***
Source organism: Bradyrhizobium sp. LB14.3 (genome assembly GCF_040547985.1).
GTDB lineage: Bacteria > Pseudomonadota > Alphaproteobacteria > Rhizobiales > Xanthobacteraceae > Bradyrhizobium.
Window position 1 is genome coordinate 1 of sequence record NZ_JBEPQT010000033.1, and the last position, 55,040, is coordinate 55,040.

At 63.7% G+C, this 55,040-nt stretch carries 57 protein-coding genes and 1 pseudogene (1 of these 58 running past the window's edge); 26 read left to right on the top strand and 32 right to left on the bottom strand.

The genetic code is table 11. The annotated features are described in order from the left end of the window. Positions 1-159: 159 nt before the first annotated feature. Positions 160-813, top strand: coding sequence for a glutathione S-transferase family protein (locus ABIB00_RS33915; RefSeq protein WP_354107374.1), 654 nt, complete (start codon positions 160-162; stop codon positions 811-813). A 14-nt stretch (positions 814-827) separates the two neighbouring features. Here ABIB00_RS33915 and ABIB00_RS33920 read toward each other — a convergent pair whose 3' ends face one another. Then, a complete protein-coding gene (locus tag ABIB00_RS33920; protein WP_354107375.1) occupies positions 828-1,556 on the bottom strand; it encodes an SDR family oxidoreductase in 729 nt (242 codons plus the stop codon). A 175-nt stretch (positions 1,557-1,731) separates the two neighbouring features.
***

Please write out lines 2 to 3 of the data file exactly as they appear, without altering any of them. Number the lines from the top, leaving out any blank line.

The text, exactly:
GTDB lineage: Bacteria > Pseudomonadota > Alphaproteobacteria > Rhizobiales > Xanthobacteraceae > Bradyrhizobium.
Window position 1 is genome coordinate 1 of sequence record NZ_JBEPQT010000033.1, and the last position, 55,040, is coordinate 55,040.